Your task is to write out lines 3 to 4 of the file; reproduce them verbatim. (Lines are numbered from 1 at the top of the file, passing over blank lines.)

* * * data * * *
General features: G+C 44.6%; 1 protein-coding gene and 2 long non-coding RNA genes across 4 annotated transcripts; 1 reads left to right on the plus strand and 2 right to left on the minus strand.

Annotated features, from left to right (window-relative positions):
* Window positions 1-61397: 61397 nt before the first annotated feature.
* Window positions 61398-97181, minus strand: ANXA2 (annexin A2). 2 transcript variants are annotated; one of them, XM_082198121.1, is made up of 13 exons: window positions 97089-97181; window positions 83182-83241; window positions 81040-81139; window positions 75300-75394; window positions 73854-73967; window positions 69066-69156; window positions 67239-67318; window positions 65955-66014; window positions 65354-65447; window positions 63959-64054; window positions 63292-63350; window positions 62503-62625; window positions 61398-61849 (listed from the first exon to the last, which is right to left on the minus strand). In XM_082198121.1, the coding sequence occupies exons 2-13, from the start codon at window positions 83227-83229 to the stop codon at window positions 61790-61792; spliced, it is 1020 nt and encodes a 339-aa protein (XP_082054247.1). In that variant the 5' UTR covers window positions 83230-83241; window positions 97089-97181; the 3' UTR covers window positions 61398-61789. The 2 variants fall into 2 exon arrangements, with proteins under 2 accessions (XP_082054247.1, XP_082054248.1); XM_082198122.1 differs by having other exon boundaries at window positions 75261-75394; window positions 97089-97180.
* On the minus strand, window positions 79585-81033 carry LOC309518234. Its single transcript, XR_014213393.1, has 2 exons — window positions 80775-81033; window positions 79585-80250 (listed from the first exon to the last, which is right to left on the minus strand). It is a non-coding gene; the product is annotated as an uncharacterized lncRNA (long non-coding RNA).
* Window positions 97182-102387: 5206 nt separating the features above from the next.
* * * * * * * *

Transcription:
* Window positions 1-61397: 61397 nt before the first annotated feature.
* Window positions 61398-97181, minus strand: ANXA2 (annexin A2). 2 transcript variants are annotated; one of them, XM_082198121.1, is made up of 13 exons: window positions 97089-97181; window positions 83182-83241; window positions 81040-81139; window positions 75300-75394; window positions 73854-73967; window positions 69066-69156; window positions 67239-67318; window positions 65955-66014; window positions 65354-65447; window positions 63959-64054; window positions 63292-63350; window positions 62503-62625; window positions 61398-61849 (listed from the first exon to the last, which is right to left on the minus strand). In XM_082198121.1, the coding sequence occupies exons 2-13, from the start codon at window positions 83227-83229 to the stop codon at window positions 61790-61792; spliced, it is 1020 nt and encodes a 339-aa protein (XP_082054247.1). In that variant the 5' UTR covers window positions 83230-83241; window positions 97089-97181; the 3' UTR covers window positions 61398-61789. The 2 variants fall into 2 exon arrangements, with proteins under 2 accessions (XP_082054247.1, XP_082054248.1); XM_082198122.1 differs by having other exon boundaries at window positions 75261-75394; window positions 97089-97180.